Normally when an Illinois work comp attorney does something terrible, it makes me frustrated and I write a blog post as a therapeutic way to vent about while hopefully helping readers learn more about Illinois workers compensation law and how things really work.  I had a unique experience recently when a very dumb Chicago workers’ compensation attorney put his client at risk of getting $1 on a case that is probably worth a few hundred thousand dollars.

The caller to my office was questioning his attorney who has recommended he settle his big injury case for $1.00.  The reason this was recommended was because the work injury also happened due to a serious car accident while on the job.  In those cases, work comp is entitled to recover up to 75% of what it paid out in the work comp case from the personal injury lawsuit.  So in some cases, attorneys will recommend that their client settle the work comp case for $1.00 and a waiver from the work comp insurance company of any right to recover from the personal injury case.

So if they paid $100,000 in medical bills and TTD benefits, they could recover $75,000.  If they paid you a settlement, they could get back 75% of that too.  Some savvy attorneys will settle the work comp case for a $1.00 and a waiver of the recovery because they know how much the PI case is going to settle for and realize they can put more money in their client’s pocket this way.  The insurance company goes along with it because they want the case closed.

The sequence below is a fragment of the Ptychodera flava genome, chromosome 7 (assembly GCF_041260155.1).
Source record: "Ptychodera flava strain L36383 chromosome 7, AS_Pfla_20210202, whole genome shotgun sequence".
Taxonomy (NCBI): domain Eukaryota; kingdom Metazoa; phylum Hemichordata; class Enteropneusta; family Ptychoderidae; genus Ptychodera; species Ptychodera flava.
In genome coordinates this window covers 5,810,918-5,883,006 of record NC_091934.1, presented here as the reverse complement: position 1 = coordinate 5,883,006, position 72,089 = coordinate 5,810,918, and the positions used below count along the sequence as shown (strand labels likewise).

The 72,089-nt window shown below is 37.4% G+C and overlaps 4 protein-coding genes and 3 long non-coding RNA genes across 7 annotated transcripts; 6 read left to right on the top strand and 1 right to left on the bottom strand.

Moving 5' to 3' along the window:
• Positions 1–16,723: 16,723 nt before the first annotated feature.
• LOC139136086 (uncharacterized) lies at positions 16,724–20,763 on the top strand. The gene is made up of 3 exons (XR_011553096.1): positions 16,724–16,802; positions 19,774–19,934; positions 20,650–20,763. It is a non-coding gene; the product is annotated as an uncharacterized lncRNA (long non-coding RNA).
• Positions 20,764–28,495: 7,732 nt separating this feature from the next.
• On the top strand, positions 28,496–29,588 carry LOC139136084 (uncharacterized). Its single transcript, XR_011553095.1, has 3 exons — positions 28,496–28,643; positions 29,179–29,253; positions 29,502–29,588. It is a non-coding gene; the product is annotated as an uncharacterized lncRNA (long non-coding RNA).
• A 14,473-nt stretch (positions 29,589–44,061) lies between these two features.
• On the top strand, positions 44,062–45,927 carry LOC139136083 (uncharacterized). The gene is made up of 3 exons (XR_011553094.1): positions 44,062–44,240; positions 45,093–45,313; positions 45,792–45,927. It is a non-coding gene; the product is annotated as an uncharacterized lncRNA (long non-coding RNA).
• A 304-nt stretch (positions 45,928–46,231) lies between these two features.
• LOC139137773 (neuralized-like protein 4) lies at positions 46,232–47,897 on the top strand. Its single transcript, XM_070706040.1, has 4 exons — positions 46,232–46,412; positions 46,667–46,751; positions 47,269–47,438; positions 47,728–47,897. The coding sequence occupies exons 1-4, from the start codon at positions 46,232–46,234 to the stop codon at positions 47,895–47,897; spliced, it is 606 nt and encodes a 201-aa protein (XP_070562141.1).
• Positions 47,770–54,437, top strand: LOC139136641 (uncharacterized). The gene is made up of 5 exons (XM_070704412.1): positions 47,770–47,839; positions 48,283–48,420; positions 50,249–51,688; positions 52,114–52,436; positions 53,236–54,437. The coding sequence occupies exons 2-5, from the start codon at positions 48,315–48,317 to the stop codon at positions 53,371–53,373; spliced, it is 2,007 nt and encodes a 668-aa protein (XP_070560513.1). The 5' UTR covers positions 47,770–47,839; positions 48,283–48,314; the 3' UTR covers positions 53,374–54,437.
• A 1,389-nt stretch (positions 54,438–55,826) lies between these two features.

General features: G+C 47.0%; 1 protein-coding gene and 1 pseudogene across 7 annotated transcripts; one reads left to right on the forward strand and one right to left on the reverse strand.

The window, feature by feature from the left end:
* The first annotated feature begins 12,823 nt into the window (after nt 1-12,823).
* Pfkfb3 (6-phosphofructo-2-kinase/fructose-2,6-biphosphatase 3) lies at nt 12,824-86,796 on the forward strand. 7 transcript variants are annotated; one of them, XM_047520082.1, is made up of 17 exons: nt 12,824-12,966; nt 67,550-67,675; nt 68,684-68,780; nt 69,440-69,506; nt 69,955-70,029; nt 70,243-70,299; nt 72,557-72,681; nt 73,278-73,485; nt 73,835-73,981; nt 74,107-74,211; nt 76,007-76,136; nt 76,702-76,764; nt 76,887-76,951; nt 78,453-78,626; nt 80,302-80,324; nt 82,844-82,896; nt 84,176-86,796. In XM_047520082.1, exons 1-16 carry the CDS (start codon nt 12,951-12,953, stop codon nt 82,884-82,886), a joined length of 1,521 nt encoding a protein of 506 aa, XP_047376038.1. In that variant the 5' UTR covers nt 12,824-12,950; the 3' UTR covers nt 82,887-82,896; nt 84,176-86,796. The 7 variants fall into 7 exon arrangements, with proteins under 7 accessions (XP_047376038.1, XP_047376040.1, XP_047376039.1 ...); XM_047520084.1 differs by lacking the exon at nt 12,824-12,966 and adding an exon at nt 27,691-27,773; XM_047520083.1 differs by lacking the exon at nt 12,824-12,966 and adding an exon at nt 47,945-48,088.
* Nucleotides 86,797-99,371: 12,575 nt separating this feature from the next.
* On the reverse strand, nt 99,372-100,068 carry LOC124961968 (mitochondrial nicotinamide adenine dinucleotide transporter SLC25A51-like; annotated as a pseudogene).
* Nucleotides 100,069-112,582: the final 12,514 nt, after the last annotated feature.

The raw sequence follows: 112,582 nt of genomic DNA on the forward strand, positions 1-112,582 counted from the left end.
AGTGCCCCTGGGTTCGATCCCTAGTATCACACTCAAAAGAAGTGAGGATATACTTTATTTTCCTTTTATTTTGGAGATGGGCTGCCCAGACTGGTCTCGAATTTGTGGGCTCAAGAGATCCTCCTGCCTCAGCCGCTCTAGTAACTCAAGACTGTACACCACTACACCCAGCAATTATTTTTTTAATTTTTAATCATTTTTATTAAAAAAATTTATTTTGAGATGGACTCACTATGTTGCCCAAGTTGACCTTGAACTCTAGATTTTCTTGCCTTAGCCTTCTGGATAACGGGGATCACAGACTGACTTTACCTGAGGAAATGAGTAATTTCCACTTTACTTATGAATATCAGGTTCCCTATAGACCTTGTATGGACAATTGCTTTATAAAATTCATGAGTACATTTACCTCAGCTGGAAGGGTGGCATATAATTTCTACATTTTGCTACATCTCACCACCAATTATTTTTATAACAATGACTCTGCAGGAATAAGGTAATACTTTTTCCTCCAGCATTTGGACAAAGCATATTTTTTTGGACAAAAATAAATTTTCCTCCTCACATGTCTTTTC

The problem in this case was that when I asked the caller what the settlement offer was in the PI case he told me that there wasn’t one and there’s a question as to whether or not the owner of the commercial vehicle that hit him is insured. In other words, there’s a chance that the case could be worth nothing which would mean the caller would get nothing from the PI or work comp case if he took the deal.

I explained how dumb this was and the caller said this is like “If Bozo The Clown Was A Chicago Work Comp Lawyer” on the side.  It made me genuinely LOL.  What I think happened is that he has a young attorney who is not well supervised and the lawyer for the insurance company is trying to pull a fast one on him because it’s so dumb that it just might work.

You can agree to this type of deal, but would only think about it when you know for sure what is happening in the PI case or know that it’s a slam dunk situation.  I honestly think that half the Arbitrators at the Work Comp Commission wouldn’t approve this contract, but it’s still terrible and a huge risk.  And thanks to my caller, really funny.